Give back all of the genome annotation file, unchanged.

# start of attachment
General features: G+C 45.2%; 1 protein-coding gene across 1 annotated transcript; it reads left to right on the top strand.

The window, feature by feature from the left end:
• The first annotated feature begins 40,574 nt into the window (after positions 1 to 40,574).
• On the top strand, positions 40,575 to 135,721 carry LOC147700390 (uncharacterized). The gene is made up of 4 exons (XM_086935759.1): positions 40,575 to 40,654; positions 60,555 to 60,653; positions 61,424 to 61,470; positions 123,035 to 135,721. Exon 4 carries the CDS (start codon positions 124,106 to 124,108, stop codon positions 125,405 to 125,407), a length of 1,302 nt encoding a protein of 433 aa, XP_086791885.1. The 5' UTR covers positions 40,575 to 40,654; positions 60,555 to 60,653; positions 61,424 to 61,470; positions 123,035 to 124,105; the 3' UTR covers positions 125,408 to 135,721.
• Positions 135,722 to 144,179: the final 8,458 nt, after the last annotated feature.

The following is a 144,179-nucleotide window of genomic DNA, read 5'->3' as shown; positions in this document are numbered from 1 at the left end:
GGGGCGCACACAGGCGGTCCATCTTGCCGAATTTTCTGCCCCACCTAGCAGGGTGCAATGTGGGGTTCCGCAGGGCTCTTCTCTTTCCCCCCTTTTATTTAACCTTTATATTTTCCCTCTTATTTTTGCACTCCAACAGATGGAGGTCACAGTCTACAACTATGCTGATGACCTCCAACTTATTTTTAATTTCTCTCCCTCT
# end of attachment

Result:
General features: G+C 45.2%; 1 protein-coding gene across 1 annotated transcript; it reads left to right on the top strand.

The window, feature by feature from the left end:
• The first annotated feature begins 40,574 nt into the window (after positions 1 to 40,574).
• On the top strand, positions 40,575 to 135,721 carry LOC147700390 (uncharacterized). The gene is made up of 4 exons (XM_086935759.1): positions 40,575 to 40,654; positions 60,555 to 60,653; positions 61,424 to 61,470; positions 123,035 to 135,721. Exon 4 carries the CDS (start codon positions 124,106 to 124,108, stop codon positions 125,405 to 125,407), a length of 1,302 nt encoding a protein of 433 aa, XP_086791885.1. The 5' UTR covers positions 40,575 to 40,654; positions 60,555 to 60,653; positions 61,424 to 61,470; positions 123,035 to 124,105; the 3' UTR covers positions 125,408 to 135,721.
• Positions 135,722 to 144,179: the final 8,458 nt, after the last annotated feature.

The following is a 144,179-nucleotide window of genomic DNA, read 5'->3' as shown; positions in this document are numbered from 1 at the left end:
GGGGCGCACACAGGCGGTCCATCTTGCCGAATTTTCTGCCCCACCTAGCAGGGTGCAATGTGGGGTTCCGCAGGGCTCTTCTCTTTCCCCCCTTTTATTTAACCTTTATATTTTCCCTCTTATTTTTGCACTCCAACAGATGGAGGTCACAGTCTACAACTATGCTGATGACCTCCAACTTATTTTTAATTTCTCTCCCTCT